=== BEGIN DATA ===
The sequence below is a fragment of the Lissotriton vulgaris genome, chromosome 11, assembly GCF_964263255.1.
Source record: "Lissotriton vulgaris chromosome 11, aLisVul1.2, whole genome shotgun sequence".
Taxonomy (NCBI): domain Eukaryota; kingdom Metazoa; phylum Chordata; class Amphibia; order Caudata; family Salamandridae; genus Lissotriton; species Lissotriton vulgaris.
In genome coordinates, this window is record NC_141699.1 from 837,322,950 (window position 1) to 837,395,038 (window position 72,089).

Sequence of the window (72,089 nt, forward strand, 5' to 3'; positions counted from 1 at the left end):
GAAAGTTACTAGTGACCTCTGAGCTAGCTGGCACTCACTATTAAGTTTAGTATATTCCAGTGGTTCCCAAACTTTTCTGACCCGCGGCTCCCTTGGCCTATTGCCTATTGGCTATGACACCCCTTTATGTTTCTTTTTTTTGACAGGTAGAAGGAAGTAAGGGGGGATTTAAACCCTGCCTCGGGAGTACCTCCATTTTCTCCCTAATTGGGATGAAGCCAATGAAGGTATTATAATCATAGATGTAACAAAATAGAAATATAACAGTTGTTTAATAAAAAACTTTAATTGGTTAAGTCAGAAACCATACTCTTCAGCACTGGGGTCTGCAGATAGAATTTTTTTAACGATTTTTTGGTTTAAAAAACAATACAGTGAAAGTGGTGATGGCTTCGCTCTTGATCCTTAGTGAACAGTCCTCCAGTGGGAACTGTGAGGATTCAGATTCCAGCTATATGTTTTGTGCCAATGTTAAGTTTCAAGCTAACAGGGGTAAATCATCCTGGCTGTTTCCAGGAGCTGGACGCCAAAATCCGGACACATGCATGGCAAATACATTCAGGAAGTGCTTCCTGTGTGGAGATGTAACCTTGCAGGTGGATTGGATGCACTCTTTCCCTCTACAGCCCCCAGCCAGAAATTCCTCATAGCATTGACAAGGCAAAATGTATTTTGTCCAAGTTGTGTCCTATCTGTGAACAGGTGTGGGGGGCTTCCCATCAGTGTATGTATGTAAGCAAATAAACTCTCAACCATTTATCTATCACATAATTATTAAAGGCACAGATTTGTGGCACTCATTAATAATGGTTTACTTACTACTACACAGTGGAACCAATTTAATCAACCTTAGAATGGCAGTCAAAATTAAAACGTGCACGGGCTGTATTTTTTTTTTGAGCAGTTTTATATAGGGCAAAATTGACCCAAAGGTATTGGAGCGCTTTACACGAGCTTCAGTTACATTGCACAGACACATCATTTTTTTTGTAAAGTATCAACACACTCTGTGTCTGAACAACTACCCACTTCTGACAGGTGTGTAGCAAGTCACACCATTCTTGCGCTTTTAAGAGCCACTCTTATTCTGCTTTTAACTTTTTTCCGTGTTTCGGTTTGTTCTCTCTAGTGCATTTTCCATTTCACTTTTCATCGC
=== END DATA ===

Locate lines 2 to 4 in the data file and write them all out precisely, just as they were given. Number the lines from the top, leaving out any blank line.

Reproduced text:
Source record: "Lissotriton vulgaris chromosome 11, aLisVul1.2, whole genome shotgun sequence".
Taxonomy (NCBI): domain Eukaryota; kingdom Metazoa; phylum Chordata; class Amphibia; order Caudata; family Salamandridae; genus Lissotriton; species Lissotriton vulgaris.
In genome coordinates, this window is record NC_141699.1 from 837,322,950 (window position 1) to 837,395,038 (window position 72,089).